Judicial branch:
High Civil Appeals Court

  Economy Back To Top

Exports - partners:
Saudi Arabia 3.5%, US 2.5%, UAE 2.5%
note: data exclude oil exports (2007)

Electricity - consumption:
8.742 billion kWh (2006 est.)

Electricity - imports:
0 kWh (2007 est.)

Current account balance:
$2.269 billion (2008 est.)

Debt - external:
$10.57 billion (31 December 2008 est.)

Unemployment rate:
15% (2005 est.)

Oil - exports:
238,900 bbl/day (2005)

GDP - per capita (PPP):
$37,200 (2008 est.)

Investment (gross fixed):
27.3% of GDP (2008 est.)

Stock of domestic credit:
$10.32 billion (31 December 2007)

GDP (purchasing power parity):
$26.75 billion (2008 est.)

GDP (official exchange rate):
$19.68 billion (2008 est.)

Exchange rates:
Bahraini dinars (BHD) per US dollar - 0.376 (2008 est.), 0.376 (2007), 0.376 (2006), 0.376 (2005), 0.376 (2004)

GDP - real growth rate:
7% (2008 est.)

Stock of money:
$4.169 billion (31 December 2007)

Labor force:
463,000
note: 44% of the population in the 15-64 age group is non-national (2008 est.)

Imports - partners:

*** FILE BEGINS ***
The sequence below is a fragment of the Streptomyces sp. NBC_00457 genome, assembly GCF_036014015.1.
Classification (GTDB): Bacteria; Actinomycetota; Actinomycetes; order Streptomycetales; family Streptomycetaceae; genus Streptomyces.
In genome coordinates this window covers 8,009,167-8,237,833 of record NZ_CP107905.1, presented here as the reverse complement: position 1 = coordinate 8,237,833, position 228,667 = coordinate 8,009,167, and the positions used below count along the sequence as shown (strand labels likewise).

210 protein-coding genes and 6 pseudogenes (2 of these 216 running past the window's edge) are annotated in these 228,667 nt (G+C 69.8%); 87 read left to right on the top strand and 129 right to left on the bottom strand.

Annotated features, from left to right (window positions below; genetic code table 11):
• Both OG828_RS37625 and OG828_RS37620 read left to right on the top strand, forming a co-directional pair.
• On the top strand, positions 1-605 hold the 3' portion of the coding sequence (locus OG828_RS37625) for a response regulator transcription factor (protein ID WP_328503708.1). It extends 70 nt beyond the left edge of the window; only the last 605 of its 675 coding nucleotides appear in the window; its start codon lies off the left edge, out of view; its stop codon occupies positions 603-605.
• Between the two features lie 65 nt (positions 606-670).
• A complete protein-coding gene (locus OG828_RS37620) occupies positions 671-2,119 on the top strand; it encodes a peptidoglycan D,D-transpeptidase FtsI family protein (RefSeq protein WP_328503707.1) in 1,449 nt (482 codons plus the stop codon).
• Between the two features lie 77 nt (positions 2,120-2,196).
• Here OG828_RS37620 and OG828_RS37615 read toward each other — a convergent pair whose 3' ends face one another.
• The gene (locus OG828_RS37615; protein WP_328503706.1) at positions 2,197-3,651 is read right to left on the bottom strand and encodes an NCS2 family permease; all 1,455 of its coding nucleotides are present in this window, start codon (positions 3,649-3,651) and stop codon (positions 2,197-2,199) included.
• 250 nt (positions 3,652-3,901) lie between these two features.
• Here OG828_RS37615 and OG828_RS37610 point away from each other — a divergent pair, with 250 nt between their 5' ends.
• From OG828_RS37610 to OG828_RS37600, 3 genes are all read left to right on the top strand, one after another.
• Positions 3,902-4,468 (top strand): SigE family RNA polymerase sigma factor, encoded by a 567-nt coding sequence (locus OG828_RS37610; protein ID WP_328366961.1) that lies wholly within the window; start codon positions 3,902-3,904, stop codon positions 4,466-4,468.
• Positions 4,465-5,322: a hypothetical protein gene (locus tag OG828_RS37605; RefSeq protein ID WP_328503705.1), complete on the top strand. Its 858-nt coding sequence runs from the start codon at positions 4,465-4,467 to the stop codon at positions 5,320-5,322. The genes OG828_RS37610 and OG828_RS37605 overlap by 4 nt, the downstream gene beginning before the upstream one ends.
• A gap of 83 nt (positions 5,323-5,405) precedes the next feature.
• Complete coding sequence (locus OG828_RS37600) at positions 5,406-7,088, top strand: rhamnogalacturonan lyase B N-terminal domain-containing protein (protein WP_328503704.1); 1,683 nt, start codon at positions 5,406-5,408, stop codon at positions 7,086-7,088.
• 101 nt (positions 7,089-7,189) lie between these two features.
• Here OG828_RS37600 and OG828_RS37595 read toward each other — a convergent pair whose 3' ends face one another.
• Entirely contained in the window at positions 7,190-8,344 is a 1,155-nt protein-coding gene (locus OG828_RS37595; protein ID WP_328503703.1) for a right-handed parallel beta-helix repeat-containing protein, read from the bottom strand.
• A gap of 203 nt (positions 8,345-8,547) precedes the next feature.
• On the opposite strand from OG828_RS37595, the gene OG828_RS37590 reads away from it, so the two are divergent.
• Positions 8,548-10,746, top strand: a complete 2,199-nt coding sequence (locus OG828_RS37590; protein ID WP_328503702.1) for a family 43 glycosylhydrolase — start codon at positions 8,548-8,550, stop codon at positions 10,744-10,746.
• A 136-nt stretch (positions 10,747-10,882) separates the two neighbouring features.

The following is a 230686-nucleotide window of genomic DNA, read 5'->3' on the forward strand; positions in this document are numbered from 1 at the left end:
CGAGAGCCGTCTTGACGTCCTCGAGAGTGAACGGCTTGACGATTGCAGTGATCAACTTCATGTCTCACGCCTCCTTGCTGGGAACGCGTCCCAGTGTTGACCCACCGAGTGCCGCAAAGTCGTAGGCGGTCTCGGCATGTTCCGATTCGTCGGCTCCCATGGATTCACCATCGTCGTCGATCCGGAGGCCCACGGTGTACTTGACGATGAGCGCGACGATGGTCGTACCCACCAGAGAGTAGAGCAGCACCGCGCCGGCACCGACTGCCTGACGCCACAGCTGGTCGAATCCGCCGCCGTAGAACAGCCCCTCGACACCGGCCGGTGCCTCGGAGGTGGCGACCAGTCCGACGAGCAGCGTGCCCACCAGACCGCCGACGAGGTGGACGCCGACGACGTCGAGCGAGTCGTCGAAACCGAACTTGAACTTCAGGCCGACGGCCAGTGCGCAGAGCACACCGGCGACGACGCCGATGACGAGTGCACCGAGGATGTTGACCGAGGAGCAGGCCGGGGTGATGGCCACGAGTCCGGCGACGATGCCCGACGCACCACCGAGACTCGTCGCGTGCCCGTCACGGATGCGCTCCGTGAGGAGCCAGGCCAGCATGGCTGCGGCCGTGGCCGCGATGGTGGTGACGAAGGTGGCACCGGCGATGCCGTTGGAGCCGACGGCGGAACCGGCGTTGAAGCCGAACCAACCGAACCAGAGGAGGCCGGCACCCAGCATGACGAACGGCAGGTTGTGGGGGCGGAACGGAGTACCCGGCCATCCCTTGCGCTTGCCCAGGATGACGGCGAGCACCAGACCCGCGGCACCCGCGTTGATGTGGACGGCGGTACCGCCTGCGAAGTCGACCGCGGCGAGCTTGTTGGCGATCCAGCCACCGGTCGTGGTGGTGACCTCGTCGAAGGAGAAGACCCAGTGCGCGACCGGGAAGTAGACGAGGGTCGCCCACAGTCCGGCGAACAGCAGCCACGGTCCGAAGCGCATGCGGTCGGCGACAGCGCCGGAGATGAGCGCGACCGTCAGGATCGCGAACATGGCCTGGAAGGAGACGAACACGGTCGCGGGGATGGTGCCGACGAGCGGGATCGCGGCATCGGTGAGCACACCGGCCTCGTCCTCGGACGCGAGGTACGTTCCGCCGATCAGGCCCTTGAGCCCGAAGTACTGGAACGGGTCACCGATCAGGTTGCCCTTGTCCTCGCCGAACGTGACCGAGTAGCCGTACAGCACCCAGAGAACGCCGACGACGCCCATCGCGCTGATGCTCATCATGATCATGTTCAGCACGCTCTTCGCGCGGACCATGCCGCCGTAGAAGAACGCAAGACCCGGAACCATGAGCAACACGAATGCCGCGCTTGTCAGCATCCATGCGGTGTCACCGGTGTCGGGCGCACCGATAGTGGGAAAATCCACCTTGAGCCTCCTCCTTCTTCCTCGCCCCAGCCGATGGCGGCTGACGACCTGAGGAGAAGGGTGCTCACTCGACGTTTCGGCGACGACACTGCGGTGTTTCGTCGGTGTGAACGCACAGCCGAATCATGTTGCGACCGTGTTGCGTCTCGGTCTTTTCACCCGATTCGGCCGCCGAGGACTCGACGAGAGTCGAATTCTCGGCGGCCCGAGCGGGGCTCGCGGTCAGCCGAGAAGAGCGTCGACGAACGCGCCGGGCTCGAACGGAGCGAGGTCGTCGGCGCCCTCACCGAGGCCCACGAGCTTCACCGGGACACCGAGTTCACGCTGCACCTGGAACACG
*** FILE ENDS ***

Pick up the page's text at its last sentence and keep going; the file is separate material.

Saudi Arabia 37.7%, Japan 7.2%, US 6.2%, Germany 4.7%, UK 4.5%, UAE 4.2%, China 4.1% (2007)

Inflation rate (consumer prices):
7% (2008 est.)

GDP - composition by sector:
agriculture: 0.3%
industry: 43.6%
services: 56% (2007 est.)

Oil - imports:
221,500 bbl/day (2005)

Exports:
$19.17 billion (2008 est.)

Natural gas - consumption:
11.33 billion cu m (2006 est.)

Currency (code):
Bahraini dinar (BHD)

Economy - overview:
With its highly developed communication and transport facilities, Bahrain is home to numerous multinational firms with business in the Gulf. Petroleum production and refining account for over 60% of Bahrain's export receipts, over 70% of government revenues, and 11% of GDP (exclusive of allied industries), underpinning Bahrain's strong economic growth in recent years. Aluminum is Bahrain's second major export after oil. Other major segments of Bahrain's economy are the financial and construction sectors. Bahrain is focused on Islamic banking and is competing on an international scale with Malaysia as a worldwide banking center. Bahrain is actively pursuing the diversification and privatization of its economy to reduce the country's dependence on oil. As part of this effort, in August 2006 Bahrain and the US implemented a Free Trade Agreement (FTA), the first FTA between the US and a Gulf state. Continued strong growth hinges on Bahrain's ability to acquire new natural gas supplies as feedstock to support its expanding petrochemical and aluminum industries. Unemployment, especially among the young, and the depletion of oil and underground water resources are long-term economic problems. The global financial crisis is likely to result in slower economic growth for Bahrain during 2009 as tight international credit and a slowing global economy cause funding for many non-oil projects to dry up. Lower oil prices may also cause Bahrain's budget to slip back into deficit.